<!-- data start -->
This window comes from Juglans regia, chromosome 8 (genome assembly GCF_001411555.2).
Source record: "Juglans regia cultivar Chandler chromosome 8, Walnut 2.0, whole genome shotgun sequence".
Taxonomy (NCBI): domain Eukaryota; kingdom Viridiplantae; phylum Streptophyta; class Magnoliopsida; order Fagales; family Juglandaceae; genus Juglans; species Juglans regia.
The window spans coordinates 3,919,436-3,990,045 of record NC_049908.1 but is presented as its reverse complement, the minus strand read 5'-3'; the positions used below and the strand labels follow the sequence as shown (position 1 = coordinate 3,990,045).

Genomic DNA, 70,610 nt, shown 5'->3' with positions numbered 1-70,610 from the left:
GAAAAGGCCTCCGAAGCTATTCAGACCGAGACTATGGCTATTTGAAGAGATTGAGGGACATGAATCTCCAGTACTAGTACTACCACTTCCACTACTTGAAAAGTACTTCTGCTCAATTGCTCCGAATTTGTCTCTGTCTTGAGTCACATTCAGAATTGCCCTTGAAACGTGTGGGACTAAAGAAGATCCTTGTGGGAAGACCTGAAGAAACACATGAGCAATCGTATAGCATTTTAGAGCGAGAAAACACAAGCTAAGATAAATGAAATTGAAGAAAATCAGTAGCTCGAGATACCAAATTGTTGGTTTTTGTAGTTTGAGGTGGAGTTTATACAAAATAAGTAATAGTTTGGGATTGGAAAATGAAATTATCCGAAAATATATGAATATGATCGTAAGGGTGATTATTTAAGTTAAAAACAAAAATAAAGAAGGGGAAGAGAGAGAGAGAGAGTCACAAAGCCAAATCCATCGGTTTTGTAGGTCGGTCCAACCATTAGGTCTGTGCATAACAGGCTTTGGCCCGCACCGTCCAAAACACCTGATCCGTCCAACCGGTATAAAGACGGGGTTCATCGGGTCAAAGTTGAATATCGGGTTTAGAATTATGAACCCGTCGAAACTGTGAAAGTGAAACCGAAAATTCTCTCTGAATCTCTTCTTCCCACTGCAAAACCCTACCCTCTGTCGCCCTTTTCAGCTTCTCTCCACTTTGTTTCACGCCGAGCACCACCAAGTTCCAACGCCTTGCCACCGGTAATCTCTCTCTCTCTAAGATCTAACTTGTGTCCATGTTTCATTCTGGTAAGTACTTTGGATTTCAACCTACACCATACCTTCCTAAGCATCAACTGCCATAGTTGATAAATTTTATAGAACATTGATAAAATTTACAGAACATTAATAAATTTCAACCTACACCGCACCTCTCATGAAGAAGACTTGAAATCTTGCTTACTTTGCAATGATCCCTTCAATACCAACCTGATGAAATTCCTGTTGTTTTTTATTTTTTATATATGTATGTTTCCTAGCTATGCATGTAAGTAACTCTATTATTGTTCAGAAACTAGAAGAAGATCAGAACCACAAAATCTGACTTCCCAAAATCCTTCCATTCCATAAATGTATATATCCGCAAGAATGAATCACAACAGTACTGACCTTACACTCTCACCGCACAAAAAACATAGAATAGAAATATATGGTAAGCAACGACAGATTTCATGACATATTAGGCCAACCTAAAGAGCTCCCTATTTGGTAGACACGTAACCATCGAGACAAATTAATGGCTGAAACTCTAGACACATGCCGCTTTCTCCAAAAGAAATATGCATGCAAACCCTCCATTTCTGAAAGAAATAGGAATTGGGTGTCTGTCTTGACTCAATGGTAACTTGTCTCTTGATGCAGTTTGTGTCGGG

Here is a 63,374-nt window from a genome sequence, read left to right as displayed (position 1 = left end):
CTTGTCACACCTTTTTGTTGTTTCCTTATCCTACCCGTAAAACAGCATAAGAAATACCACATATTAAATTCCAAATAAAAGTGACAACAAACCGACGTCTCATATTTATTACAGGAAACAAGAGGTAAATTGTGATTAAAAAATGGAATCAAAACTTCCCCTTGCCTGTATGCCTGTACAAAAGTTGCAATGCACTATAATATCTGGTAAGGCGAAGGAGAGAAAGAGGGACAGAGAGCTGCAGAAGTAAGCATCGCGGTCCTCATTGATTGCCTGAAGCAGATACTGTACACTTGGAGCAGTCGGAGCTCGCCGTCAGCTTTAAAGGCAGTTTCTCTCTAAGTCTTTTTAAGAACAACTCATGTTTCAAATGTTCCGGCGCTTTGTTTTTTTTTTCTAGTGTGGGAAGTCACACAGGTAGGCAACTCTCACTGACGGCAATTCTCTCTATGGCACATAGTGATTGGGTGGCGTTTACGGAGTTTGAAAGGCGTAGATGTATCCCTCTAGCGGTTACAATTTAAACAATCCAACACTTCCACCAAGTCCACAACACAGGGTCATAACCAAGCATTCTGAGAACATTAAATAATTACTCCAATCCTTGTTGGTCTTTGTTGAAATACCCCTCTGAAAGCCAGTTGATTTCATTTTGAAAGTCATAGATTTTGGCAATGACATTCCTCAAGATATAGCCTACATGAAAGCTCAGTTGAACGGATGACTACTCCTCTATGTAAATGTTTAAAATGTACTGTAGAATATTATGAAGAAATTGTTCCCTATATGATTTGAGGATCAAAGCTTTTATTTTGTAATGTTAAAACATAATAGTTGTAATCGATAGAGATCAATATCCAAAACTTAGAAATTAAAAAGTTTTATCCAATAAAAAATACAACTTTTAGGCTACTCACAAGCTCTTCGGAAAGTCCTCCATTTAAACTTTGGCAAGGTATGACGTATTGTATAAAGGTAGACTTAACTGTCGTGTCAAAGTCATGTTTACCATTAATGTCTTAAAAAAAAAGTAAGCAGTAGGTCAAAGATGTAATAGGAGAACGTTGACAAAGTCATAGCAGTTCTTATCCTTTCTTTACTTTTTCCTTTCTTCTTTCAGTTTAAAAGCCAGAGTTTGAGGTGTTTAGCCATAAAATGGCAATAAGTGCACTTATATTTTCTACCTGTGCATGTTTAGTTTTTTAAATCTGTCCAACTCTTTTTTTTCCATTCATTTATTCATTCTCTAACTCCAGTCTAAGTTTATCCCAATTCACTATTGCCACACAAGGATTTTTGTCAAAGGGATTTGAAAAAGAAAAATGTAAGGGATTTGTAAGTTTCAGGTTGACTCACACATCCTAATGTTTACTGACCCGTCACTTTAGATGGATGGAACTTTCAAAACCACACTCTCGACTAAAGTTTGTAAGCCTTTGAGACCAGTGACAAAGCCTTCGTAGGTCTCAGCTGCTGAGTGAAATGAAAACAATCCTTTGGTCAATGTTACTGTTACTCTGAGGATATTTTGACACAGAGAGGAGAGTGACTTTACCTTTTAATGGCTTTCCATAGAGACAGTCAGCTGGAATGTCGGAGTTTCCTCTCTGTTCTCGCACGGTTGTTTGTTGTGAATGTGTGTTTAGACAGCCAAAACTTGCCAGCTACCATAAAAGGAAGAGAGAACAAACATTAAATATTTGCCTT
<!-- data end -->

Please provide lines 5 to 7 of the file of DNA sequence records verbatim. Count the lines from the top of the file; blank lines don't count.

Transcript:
Genomic DNA, 70,610 nt, shown 5'->3' with positions numbered 1-70,610 from the left:
GAAAAGGCCTCCGAAGCTATTCAGACCGAGACTATGGCTATTTGAAGAGATTGAGGGACATGAATCTCCAGTACTAGTACTACCACTTCCACTACTTGAAAAGTACTTCTGCTCAATTGCTCCGAATTTGTCTCTGTCTTGAGTCACATTCAGAATTGCCCTTGAAACGTGTGGGACTAAAGAAGATCCTTGTGGGAAGACCTGAAGAAACACATGAGCAATCGTATAGCATTTTAGAGCGAGAAAACACAAGCTAAGATAAATGAAATTGAAGAAAATCAGTAGCTCGAGATACCAAATTGTTGGTTTTTGTAGTTTGAGGTGGAGTTTATACAAAATAAGTAATAGTTTGGGATTGGAAAATGAAATTATCCGAAAATATATGAATATGATCGTAAGGGTGATTATTTAAGTTAAAAACAAAAATAAAGAAGGGGAAGAGAGAGAGAGAGAGTCACAAAGCCAAATCCATCGGTTTTGTAGGTCGGTCCAACCATTAGGTCTGTGCATAACAGGCTTTGGCCCGCACCGTCCAAAACACCTGATCCGTCCAACCGGTATAAAGACGGGGTTCATCGGGTCAAAGTTGAATATCGGGTTTAGAATTATGAACCCGTCGAAACTGTGAAAGTGAAACCGAAAATTCTCTCTGAATCTCTTCTTCCCACTGCAAAACCCTACCCTCTGTCGCCCTTTTCAGCTTCTCTCCACTTTGTTTCACGCCGAGCACCACCAAGTTCCAACGCCTTGCCACCGGTAATCTCTCTCTCTCTAAGATCTAACTTGTGTCCATGTTTCATTCTGGTAAGTACTTTGGATTTCAACCTACACCATACCTTCCTAAGCATCAACTGCCATAGTTGATAAATTTTATAGAACATTGATAAAATTTACAGAACATTAATAAATTTCAACCTACACCGCACCTCTCATGAAGAAGACTTGAAATCTTGCTTACTTTGCAATGATCCCTTCAATACCAACCTGATGAAATTCCTGTTGTTTTTTATTTTTTATATATGTATGTTTCCTAGCTATGCATGTAAGTAACTCTATTATTGTTCAGAAACTAGAAGAAGATCAGAACCACAAAATCTGACTTCCCAAAATCCTTCCATTCCATAAATGTATATATCCGCAAGAATGAATCACAACAGTACTGACCTTACACTCTCACCGCACAAAAAACATAGAATAGAAATATATGGTAAGCAACGACAGATTTCATGACATATTAGGCCAACCTAAAGAGCTCCCTATTTGGTAGACACGTAACCATCGAGACAAATTAATGGCTGAAACTCTAGACACATGCCGCTTTCTCCAAAAGAAATATGCATGCAAACCCTCCATTTCTGAAAGAAATAGGAATTGGGTGTCTGTCTTGACTCAATGGTAACTTGTCTCTTGATGCAGTTTGTGTCGGG

Here is a 63,374-nt window from a genome sequence, read left to right as displayed (position 1 = left end):